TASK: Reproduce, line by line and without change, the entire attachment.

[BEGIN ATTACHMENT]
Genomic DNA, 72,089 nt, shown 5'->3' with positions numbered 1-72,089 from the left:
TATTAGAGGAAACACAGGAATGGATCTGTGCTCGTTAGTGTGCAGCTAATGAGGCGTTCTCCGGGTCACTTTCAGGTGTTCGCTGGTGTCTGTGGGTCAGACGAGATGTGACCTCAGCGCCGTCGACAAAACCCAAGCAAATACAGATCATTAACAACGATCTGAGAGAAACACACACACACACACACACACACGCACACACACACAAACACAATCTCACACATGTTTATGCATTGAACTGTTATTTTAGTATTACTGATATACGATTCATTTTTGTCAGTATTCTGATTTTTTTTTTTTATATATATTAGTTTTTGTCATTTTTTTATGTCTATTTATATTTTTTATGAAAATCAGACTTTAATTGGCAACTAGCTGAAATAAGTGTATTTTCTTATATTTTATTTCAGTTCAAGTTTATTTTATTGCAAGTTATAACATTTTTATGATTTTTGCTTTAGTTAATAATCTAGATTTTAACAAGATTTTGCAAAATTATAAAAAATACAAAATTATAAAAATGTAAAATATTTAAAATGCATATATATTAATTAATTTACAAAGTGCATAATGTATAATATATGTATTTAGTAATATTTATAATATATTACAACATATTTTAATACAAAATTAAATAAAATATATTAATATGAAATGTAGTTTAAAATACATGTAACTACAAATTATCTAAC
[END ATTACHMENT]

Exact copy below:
Genomic DNA, 72,089 nt, shown 5'->3' with positions numbered 1-72,089 from the left:
TATTAGAGGAAACACAGGAATGGATCTGTGCTCGTTAGTGTGCAGCTAATGAGGCGTTCTCCGGGTCACTTTCAGGTGTTCGCTGGTGTCTGTGGGTCAGACGAGATGTGACCTCAGCGCCGTCGACAAAACCCAAGCAAATACAGATCATTAACAACGATCTGAGAGAAACACACACACACACACACACACACGCACACACACACAAACACAATCTCACACATGTTTATGCATTGAACTGTTATTTTAGTATTACTGATATACGATTCATTTTTGTCAGTATTCTGATTTTTTTTTTTTATATATATTAGTTTTTGTCATTTTTTTATGTCTATTTATATTTTTTATGAAAATCAGACTTTAATTGGCAACTAGCTGAAATAAGTGTATTTTCTTATATTTTATTTCAGTTCAAGTTTATTTTATTGCAAGTTATAACATTTTTATGATTTTTGCTTTAGTTAATAATCTAGATTTTAACAAGATTTTGCAAAATTATAAAAAATACAAAATTATAAAAATGTAAAATATTTAAAATGCATATATATTAATTAATTTACAAAGTGCATAATGTATAATATATGTATTTAGTAATATTTATAATATATTACAACATATTTTAATACAAAATTAAATAAAATATATTAATATGAAATGTAGTTTAAAATACATGTAACTACAAATTATCTAAC